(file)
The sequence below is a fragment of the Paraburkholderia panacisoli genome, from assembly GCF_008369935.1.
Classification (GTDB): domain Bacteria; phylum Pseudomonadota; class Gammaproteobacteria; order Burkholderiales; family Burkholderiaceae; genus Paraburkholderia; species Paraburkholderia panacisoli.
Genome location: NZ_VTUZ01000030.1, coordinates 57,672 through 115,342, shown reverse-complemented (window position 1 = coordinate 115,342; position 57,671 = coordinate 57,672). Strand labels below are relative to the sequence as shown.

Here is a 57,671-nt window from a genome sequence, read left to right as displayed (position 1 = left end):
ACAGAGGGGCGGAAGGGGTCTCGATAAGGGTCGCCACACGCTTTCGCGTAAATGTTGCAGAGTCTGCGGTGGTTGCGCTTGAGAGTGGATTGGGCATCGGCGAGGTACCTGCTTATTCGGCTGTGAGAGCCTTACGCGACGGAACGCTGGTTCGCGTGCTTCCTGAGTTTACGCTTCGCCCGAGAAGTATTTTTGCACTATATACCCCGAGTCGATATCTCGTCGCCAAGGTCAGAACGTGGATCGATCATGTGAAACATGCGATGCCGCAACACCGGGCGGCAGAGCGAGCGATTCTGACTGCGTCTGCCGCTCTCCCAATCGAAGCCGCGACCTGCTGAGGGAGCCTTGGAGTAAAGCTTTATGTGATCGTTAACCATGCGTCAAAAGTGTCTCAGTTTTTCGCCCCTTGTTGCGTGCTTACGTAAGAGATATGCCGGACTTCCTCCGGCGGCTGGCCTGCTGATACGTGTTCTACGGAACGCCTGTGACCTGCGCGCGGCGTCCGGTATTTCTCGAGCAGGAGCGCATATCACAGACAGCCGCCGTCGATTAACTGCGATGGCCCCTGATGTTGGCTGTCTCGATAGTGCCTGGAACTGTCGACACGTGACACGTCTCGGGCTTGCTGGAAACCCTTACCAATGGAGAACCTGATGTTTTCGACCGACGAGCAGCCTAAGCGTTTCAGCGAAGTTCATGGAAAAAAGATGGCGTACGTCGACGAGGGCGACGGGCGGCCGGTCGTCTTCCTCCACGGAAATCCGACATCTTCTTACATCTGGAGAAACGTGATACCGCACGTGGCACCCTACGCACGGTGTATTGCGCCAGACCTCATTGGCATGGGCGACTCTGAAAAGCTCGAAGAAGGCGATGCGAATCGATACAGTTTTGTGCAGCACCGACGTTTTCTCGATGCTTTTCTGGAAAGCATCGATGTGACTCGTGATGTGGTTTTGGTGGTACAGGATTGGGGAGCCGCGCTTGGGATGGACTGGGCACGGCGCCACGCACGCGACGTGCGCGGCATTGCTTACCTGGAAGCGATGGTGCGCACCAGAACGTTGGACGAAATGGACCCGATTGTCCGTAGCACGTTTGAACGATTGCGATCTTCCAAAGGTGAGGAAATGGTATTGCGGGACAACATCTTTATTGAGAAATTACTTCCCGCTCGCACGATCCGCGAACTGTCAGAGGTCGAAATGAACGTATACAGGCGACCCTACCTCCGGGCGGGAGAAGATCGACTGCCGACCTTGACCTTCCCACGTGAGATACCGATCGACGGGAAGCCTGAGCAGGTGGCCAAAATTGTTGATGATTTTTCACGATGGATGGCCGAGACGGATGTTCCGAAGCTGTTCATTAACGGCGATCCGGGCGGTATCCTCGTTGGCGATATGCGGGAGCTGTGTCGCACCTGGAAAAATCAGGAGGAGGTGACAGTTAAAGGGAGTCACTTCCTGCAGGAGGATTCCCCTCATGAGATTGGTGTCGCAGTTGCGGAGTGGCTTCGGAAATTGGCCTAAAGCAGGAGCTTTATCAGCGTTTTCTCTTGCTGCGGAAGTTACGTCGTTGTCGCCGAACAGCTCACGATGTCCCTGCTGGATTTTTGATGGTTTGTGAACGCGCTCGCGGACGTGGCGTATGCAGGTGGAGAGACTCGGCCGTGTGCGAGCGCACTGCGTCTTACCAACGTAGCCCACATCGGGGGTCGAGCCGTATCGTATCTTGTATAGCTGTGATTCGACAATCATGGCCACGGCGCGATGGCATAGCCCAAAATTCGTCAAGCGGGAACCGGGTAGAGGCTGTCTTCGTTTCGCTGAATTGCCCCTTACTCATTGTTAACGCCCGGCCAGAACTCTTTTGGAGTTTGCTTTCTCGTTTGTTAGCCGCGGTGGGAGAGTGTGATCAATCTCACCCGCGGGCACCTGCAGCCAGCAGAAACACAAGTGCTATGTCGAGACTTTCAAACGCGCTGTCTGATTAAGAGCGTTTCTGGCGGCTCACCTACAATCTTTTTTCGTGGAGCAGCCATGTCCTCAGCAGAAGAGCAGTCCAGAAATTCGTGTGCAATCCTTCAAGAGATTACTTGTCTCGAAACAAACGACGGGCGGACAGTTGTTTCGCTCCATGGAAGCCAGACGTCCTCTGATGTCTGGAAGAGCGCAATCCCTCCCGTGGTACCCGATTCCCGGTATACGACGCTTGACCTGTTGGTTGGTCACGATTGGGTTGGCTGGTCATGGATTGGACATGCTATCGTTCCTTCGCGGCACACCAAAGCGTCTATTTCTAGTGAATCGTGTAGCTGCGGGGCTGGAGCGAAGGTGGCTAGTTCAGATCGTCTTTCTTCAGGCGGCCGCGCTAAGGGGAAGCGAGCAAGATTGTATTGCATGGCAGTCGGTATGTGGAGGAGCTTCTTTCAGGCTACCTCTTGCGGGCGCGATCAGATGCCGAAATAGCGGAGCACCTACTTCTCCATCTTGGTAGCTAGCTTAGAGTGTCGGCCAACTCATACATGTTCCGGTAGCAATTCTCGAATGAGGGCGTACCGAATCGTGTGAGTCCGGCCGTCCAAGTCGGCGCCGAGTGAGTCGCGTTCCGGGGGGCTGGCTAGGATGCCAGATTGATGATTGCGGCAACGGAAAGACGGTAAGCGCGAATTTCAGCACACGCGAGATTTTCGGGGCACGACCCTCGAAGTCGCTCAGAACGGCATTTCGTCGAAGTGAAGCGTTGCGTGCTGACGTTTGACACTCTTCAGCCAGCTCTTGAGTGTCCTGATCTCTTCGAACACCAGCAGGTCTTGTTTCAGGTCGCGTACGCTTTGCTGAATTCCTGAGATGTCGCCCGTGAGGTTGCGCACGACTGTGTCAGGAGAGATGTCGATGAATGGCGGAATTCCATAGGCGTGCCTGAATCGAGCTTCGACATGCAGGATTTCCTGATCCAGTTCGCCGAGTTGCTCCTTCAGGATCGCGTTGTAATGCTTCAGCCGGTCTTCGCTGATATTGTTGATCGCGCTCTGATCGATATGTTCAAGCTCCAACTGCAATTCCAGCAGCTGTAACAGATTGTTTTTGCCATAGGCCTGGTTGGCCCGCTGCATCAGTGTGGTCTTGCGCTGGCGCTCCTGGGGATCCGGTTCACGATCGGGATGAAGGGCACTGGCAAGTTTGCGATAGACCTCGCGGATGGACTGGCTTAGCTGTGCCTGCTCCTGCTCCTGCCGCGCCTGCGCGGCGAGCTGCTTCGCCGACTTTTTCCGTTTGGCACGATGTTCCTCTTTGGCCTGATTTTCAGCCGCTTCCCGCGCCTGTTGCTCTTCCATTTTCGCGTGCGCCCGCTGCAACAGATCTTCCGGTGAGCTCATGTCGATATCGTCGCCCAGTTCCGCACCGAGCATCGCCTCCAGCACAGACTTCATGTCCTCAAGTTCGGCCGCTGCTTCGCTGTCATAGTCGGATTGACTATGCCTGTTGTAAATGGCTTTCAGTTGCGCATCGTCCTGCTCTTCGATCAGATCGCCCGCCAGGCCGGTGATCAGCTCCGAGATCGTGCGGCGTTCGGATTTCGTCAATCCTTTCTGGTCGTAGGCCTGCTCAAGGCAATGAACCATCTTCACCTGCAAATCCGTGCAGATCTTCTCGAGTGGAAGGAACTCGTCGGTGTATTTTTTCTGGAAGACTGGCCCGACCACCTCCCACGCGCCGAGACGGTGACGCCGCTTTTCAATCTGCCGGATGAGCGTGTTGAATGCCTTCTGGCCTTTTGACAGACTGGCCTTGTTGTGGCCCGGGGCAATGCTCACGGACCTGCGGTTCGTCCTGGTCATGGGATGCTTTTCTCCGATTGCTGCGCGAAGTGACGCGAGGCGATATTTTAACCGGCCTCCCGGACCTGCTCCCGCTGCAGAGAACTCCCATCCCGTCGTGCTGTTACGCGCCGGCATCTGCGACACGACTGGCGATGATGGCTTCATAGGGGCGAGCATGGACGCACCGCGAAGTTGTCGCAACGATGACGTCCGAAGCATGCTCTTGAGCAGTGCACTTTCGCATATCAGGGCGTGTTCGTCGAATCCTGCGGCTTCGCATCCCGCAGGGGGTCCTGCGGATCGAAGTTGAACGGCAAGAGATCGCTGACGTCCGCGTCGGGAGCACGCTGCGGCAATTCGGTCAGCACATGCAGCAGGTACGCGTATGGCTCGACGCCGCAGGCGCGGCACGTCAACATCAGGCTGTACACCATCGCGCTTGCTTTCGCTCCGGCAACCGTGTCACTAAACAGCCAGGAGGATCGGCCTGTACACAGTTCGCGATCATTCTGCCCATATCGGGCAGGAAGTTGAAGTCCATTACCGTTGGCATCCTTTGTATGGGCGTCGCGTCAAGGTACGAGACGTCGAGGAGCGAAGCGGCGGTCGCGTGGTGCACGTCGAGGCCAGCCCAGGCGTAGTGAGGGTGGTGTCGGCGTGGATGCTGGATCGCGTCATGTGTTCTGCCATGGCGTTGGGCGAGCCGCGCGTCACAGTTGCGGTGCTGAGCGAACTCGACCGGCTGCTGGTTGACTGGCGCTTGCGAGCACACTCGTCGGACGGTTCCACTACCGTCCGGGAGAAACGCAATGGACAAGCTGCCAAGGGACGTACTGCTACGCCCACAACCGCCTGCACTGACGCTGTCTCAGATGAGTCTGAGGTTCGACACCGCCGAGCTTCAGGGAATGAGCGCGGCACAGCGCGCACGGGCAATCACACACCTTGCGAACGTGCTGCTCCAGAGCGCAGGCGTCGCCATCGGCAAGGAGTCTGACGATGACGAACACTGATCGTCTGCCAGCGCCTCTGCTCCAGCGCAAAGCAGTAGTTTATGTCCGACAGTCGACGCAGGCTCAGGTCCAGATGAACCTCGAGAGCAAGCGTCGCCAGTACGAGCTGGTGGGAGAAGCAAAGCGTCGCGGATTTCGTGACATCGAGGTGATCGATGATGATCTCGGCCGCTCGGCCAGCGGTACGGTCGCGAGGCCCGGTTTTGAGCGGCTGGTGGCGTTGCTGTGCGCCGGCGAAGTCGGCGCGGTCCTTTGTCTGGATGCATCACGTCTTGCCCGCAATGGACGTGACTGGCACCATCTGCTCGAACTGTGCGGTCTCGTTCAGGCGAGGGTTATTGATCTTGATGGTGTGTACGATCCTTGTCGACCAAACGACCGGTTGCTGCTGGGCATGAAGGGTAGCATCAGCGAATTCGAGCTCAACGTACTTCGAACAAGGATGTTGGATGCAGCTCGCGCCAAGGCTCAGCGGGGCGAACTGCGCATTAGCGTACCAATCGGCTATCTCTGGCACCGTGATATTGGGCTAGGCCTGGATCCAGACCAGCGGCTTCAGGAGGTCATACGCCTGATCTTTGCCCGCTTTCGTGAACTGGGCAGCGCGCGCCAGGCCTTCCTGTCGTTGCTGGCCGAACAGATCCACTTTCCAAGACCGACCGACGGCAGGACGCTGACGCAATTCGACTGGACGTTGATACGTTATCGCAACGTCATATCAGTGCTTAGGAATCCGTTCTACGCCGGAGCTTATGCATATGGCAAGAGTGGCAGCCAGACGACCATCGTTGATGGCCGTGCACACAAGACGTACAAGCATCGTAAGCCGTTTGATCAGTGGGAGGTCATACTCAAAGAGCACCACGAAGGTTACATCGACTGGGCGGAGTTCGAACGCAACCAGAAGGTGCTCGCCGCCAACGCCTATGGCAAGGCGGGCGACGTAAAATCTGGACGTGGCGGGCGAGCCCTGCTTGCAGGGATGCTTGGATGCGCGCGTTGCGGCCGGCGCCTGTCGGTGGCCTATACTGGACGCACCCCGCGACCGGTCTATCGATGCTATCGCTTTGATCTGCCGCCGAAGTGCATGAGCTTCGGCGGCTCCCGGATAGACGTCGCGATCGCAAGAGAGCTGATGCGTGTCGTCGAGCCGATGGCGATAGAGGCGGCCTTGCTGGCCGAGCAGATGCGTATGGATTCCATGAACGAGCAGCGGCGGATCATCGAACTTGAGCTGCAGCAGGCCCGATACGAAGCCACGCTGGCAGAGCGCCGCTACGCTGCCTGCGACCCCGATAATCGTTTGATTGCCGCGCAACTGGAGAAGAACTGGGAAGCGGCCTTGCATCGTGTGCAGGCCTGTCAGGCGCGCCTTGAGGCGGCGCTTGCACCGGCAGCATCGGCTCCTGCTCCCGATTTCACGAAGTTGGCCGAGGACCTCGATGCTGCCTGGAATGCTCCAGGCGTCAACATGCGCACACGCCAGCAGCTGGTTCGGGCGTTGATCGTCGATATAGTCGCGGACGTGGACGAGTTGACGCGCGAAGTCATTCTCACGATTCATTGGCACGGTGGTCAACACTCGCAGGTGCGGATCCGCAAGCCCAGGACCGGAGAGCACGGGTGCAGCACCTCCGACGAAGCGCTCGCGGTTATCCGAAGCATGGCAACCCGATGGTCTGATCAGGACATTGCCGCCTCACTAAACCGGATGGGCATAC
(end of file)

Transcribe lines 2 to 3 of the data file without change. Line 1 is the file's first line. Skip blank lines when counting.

Classification (GTDB): domain Bacteria; phylum Pseudomonadota; class Gammaproteobacteria; order Burkholderiales; family Burkholderiaceae; genus Paraburkholderia; species Paraburkholderia panacisoli.
Genome location: NZ_VTUZ01000030.1, coordinates 57,672 through 115,342, shown reverse-complemented (window position 1 = coordinate 115,342; position 57,671 = coordinate 57,672). Strand labels below are relative to the sequence as shown.